Jack Kerouac has a new book out (possibly one he never would have let out of his desk drawer) called “The Sea is My Brother,” which he wrote about his travels in the merchant marine. It’s short, a 158-page work that was unpublished during his life. It was written even before “The Town and The City” (1950) and certainly before his powers as a novelist reached their full fruition. I will probably get time to read that at some point, so I will have a review of it then.
For a better time and a better read, just re-read “Visions of Cody” which is to his own canon, what Finnegan’s Wake is to James Joyce—they are both long novels full of soliloquy from their main characters. For my money, Joyce’s best book is “Dubliners,” while “Cody” is Kerouac’s most sublime long work. In the category of average-length novel, the most over-looked novel of Kerouac’s is “Big Sur.” I believe a movie of Sur is to be filmed in the coming year, but don’t pass up the writing in “Big Sur” to see the movie. The writing you’ll find there is excellent—indeed it’s the best novel ever written about a horrendous drunken week by a horrendous drunk (and there have been a few who wrote well).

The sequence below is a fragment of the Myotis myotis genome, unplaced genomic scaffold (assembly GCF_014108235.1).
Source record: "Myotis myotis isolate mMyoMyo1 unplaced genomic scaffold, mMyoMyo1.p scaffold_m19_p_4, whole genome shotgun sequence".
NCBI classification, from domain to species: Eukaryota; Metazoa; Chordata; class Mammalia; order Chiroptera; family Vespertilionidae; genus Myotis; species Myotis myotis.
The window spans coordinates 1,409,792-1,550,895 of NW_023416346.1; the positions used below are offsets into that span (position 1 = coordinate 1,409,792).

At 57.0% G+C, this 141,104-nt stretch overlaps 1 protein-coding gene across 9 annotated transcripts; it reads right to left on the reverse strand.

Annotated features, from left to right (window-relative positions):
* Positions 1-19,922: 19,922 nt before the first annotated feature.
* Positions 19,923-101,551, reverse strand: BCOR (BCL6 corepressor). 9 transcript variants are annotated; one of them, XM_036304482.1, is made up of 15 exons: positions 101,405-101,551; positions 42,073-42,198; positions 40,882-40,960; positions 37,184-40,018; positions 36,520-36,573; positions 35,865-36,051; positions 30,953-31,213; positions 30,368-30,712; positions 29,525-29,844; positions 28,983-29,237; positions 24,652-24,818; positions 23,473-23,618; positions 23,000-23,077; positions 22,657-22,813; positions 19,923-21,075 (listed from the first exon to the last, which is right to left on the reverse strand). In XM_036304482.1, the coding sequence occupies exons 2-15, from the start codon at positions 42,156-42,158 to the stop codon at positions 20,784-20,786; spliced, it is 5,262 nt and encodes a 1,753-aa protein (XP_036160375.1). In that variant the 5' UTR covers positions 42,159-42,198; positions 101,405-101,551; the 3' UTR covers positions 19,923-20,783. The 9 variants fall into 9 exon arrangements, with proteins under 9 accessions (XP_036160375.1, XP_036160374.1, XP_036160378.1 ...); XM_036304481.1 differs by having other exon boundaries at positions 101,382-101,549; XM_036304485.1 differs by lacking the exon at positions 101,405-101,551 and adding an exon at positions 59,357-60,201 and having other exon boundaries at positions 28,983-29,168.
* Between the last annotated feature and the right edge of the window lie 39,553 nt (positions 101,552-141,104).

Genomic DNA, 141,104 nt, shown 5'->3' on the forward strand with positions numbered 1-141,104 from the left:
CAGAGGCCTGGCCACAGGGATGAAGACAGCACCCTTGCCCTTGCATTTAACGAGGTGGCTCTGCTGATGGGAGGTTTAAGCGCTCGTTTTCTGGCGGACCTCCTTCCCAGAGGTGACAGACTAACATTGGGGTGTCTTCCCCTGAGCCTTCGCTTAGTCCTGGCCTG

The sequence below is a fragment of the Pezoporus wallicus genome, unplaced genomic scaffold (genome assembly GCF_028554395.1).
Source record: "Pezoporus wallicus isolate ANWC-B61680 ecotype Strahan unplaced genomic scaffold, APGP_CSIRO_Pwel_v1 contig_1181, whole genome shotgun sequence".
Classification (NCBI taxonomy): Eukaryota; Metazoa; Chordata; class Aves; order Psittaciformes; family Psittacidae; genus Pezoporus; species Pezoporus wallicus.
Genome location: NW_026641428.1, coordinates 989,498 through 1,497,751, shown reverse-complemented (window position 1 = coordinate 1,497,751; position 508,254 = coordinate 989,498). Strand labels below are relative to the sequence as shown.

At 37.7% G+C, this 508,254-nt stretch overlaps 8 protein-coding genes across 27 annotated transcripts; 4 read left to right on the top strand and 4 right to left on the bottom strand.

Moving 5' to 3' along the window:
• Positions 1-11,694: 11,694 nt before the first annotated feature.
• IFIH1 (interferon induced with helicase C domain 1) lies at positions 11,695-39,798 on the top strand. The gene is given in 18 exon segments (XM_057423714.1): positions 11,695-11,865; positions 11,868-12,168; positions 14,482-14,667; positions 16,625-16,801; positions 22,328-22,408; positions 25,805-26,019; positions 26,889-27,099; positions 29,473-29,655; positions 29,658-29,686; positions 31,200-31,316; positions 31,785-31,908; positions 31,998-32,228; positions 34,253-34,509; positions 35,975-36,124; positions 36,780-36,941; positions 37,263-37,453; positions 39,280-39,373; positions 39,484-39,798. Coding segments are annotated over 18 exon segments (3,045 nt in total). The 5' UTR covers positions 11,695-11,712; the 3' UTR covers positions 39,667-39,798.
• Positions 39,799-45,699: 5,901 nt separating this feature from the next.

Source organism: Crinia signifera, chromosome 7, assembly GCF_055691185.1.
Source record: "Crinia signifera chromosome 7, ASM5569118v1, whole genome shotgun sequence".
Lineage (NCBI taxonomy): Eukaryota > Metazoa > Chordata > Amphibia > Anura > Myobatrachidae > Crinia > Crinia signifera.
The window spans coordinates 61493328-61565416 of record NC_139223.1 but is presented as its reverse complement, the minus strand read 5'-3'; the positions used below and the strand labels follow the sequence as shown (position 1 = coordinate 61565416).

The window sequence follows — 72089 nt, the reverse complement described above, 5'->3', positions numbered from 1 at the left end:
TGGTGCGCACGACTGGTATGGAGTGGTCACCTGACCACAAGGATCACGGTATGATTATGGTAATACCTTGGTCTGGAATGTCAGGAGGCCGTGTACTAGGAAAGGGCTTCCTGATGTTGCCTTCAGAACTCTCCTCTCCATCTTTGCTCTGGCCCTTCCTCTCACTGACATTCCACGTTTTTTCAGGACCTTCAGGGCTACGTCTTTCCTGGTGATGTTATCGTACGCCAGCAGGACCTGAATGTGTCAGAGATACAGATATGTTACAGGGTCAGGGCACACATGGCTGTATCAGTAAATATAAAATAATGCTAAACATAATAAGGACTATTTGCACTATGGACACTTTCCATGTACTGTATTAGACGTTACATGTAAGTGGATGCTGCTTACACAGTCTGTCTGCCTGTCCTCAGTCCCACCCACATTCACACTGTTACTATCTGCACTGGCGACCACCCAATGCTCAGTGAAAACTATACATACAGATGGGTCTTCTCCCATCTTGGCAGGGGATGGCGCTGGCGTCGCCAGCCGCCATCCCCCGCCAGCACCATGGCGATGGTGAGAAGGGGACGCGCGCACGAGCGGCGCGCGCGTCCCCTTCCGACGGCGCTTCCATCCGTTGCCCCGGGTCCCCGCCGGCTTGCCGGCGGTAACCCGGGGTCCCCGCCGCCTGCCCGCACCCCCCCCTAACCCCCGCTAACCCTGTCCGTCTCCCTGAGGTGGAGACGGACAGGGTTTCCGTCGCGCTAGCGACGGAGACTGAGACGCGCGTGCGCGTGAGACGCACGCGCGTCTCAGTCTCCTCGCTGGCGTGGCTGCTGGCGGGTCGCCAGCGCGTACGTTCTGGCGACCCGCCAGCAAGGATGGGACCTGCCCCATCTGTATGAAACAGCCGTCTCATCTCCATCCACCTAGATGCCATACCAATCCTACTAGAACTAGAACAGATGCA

Speaking of which, I just read the “Letters of Hemingway, Volume 1” which is a bit of a disappointment compared to the excellent early letters that Kerouac wrote: “Notes from an Underwood,” I believe. I must admit I enjoyed the Hemingway letters to Gertrude Stein—he seemed to pull his best self together for her. She did a lot for his writing. This is quite amusingly dramatized in Woody Allen’s latest film, “Midnight in Paris,” which brings us into the art and literature world of the Parisian 1920s.